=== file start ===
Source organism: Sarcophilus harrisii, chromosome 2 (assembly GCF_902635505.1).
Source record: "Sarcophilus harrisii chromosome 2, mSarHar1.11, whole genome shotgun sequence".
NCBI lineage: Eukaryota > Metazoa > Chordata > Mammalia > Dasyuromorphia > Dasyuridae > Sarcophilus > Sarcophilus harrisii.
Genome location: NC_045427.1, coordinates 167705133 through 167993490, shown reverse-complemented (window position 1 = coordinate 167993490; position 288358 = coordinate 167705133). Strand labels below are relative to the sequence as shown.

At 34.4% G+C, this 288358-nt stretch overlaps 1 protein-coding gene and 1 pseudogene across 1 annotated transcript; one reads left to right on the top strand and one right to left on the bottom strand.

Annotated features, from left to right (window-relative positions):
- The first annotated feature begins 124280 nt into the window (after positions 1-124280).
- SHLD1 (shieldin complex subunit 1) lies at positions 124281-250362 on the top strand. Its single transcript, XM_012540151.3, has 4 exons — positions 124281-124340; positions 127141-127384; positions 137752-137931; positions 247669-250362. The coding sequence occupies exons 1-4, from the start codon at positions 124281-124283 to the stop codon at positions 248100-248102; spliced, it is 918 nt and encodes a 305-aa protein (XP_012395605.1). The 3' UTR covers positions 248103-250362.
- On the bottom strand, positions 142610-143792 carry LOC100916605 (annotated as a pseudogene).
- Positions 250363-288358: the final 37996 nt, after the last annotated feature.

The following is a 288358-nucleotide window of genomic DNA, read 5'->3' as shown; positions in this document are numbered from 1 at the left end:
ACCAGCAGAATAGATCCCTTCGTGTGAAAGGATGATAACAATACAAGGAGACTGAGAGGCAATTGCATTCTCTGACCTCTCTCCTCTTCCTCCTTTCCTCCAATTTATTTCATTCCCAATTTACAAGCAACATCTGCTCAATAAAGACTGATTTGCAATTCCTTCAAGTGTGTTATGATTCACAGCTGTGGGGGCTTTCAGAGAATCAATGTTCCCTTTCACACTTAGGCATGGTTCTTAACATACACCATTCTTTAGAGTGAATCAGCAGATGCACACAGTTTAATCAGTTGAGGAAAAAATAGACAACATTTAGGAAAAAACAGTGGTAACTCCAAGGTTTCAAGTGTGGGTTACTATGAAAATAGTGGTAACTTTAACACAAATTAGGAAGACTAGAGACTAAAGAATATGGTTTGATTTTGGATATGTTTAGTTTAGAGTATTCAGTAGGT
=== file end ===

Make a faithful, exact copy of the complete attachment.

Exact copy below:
Source organism: Sarcophilus harrisii, chromosome 2 (assembly GCF_902635505.1).
Source record: "Sarcophilus harrisii chromosome 2, mSarHar1.11, whole genome shotgun sequence".
NCBI lineage: Eukaryota > Metazoa > Chordata > Mammalia > Dasyuromorphia > Dasyuridae > Sarcophilus > Sarcophilus harrisii.
Genome location: NC_045427.1, coordinates 167705133 through 167993490, shown reverse-complemented (window position 1 = coordinate 167993490; position 288358 = coordinate 167705133). Strand labels below are relative to the sequence as shown.

At 34.4% G+C, this 288358-nt stretch overlaps 1 protein-coding gene and 1 pseudogene across 1 annotated transcript; one reads left to right on the top strand and one right to left on the bottom strand.

Annotated features, from left to right (window-relative positions):
- The first annotated feature begins 124280 nt into the window (after positions 1-124280).
- SHLD1 (shieldin complex subunit 1) lies at positions 124281-250362 on the top strand. Its single transcript, XM_012540151.3, has 4 exons — positions 124281-124340; positions 127141-127384; positions 137752-137931; positions 247669-250362. The coding sequence occupies exons 1-4, from the start codon at positions 124281-124283 to the stop codon at positions 248100-248102; spliced, it is 918 nt and encodes a 305-aa protein (XP_012395605.1). The 3' UTR covers positions 248103-250362.
- On the bottom strand, positions 142610-143792 carry LOC100916605 (annotated as a pseudogene).
- Positions 250363-288358: the final 37996 nt, after the last annotated feature.

The following is a 288358-nucleotide window of genomic DNA, read 5'->3' as shown; positions in this document are numbered from 1 at the left end:
ACCAGCAGAATAGATCCCTTCGTGTGAAAGGATGATAACAATACAAGGAGACTGAGAGGCAATTGCATTCTCTGACCTCTCTCCTCTTCCTCCTTTCCTCCAATTTATTTCATTCCCAATTTACAAGCAACATCTGCTCAATAAAGACTGATTTGCAATTCCTTCAAGTGTGTTATGATTCACAGCTGTGGGGGCTTTCAGAGAATCAATGTTCCCTTTCACACTTAGGCATGGTTCTTAACATACACCATTCTTTAGAGTGAATCAGCAGATGCACACAGTTTAATCAGTTGAGGAAAAAATAGACAACATTTAGGAAAAAACAGTGGTAACTCCAAGGTTTCAAGTGTGGGTTACTATGAAAATAGTGGTAACTTTAACACAAATTAGGAAGACTAGAGACTAAAGAATATGGTTTGATTTTGGATATGTTTAGTTTAGAGTATTCAGTAGGT